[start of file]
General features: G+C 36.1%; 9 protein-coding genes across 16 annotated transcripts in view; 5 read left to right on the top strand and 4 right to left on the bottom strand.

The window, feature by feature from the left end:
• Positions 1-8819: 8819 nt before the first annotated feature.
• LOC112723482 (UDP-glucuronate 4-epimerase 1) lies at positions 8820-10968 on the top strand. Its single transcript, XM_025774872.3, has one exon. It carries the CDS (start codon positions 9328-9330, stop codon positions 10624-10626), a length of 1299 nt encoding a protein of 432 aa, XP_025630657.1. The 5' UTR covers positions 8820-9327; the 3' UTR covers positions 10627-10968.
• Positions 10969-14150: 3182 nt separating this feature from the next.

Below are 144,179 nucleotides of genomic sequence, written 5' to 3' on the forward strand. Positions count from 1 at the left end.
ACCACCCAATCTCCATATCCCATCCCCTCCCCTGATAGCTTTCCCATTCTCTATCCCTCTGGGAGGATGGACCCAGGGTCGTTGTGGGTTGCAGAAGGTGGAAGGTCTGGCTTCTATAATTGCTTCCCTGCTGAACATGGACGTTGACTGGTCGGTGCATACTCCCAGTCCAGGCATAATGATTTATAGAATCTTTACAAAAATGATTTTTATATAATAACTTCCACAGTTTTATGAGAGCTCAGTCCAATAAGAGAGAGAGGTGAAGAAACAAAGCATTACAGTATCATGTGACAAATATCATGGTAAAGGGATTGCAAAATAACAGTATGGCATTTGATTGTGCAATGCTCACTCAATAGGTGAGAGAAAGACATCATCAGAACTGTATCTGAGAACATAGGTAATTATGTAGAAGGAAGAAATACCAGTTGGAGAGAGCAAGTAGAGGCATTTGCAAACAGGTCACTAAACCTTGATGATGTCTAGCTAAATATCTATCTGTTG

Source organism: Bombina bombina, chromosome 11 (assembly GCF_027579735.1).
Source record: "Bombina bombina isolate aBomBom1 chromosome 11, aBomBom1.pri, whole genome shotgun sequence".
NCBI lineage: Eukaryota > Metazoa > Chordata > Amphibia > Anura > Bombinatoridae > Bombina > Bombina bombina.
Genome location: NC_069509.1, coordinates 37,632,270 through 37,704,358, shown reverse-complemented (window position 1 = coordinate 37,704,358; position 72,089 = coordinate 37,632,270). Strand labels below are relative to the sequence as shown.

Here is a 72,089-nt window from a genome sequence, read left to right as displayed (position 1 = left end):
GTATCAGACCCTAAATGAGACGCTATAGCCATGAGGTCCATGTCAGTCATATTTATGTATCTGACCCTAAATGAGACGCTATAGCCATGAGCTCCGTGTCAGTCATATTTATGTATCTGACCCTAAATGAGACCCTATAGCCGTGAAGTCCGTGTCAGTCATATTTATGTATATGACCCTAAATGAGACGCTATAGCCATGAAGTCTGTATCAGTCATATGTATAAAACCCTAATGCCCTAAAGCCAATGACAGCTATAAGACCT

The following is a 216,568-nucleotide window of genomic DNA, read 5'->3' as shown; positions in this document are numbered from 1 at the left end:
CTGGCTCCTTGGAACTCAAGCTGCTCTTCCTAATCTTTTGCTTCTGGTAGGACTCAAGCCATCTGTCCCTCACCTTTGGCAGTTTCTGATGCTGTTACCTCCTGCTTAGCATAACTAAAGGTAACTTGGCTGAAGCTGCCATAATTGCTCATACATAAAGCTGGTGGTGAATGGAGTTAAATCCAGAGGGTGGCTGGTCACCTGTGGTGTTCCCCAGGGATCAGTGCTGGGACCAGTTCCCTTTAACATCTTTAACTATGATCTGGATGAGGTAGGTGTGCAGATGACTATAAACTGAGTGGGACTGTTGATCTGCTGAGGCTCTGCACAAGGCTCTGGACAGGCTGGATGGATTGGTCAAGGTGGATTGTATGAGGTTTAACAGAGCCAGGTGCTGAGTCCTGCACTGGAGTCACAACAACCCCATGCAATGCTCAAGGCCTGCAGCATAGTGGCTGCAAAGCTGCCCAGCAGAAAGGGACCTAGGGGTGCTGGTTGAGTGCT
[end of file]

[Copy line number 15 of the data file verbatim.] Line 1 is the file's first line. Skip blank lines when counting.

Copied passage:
CTGGCTCCTTGGAACTCAAGCTGCTCTTCCTAATCTTTTGCTTCTGGTAGGACTCAAGCCATCTGTCCCTCACCTTTGGCAGTTTCTGATGCTGTTACCTCCTGCTTAGCATAACTAAAGGTAACTTGGCTGAAGCTGCCATAATTGCTCATACATAAAGCTGGTGGTGAATGGAGTTAAATCCAGAGGGTGGCTGGTCACCTGTGGTGTTCCCCAGGGATCAGTGCTGGGACCAGTTCCCTTTAACATCTTTAACTATGATCTGGATGAGGTAGGTGTGCAGATGACTATAAACTGAGTGGGACTGTTGATCTGCTGAGGCTCTGCACAAGGCTCTGGACAGGCTGGATGGATTGGTCAAGGTGGATTGTATGAGGTTTAACAGAGCCAGGTGCTGAGTCCTGCACTGGAGTCACAACAACCCCATGCAATGCTCAAGGCCTGCAGCATAGTGGCTGCAAAGCTGCCCAGCAGAAAGGGACCTAGGGGTGCTGGTTGAGTGCT